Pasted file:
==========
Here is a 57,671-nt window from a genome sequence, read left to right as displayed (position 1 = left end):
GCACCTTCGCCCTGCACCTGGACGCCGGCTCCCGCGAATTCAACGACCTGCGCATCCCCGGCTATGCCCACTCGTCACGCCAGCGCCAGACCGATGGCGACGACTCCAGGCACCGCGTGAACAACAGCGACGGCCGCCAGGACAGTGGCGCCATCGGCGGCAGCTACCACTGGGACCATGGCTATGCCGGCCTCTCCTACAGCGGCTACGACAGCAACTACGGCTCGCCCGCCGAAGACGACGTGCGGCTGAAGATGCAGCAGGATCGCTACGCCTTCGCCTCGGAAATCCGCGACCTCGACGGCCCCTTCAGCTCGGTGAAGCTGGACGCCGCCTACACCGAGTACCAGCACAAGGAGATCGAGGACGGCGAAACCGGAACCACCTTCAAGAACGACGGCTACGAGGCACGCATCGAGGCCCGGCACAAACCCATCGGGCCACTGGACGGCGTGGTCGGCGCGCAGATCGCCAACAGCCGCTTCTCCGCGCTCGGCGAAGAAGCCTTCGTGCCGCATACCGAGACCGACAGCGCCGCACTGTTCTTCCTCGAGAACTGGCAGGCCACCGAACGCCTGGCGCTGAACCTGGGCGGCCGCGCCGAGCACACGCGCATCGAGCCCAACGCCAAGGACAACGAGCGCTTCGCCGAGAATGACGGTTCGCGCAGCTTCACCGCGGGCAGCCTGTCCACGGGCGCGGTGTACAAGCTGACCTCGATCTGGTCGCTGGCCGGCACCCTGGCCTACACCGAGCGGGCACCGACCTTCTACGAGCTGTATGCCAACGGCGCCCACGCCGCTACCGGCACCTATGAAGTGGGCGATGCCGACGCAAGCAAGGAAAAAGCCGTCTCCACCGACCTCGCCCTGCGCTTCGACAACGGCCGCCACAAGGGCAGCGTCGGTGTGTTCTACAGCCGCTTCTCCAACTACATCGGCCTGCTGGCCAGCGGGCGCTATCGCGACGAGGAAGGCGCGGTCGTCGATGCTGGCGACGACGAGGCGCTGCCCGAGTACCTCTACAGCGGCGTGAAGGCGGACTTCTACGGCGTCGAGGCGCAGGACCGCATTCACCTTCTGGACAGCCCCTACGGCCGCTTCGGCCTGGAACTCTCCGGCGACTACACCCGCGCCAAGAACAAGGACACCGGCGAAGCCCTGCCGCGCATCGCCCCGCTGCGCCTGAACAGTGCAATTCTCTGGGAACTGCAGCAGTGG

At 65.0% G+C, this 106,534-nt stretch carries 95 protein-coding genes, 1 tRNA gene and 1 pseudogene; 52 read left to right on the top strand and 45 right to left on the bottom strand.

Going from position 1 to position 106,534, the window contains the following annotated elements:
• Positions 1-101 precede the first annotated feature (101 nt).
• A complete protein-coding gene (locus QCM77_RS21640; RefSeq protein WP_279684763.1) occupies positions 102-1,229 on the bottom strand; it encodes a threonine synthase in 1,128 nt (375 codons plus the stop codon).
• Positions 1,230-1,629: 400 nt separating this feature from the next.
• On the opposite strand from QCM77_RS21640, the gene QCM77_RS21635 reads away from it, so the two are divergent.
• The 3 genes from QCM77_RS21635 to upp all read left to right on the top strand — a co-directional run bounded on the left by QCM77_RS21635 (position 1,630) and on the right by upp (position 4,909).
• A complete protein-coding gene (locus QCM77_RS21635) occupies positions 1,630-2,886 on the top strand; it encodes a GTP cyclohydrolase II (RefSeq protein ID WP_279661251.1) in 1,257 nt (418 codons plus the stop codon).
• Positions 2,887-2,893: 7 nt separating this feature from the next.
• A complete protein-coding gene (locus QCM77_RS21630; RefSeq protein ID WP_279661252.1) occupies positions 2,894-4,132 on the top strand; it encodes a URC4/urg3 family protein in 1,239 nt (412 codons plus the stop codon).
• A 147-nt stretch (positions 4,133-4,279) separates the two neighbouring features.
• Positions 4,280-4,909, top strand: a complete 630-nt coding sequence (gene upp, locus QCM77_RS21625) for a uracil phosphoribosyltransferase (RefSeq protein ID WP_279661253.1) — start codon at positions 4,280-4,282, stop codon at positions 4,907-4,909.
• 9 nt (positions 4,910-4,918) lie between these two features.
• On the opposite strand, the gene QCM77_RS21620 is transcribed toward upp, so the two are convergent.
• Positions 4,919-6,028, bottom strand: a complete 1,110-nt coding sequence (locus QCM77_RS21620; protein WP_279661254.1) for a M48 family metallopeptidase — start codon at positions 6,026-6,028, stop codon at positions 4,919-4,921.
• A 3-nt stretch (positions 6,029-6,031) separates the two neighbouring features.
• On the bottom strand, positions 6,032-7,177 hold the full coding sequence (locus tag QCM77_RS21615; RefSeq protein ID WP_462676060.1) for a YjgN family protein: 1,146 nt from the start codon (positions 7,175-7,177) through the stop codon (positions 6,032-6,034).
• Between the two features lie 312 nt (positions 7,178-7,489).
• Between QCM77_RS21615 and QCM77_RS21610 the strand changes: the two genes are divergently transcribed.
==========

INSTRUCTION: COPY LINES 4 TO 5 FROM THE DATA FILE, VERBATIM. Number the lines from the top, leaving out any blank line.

Going from position 1 to position 106,534, the window contains the following annotated elements:
• Positions 1-101 precede the first annotated feature (101 nt).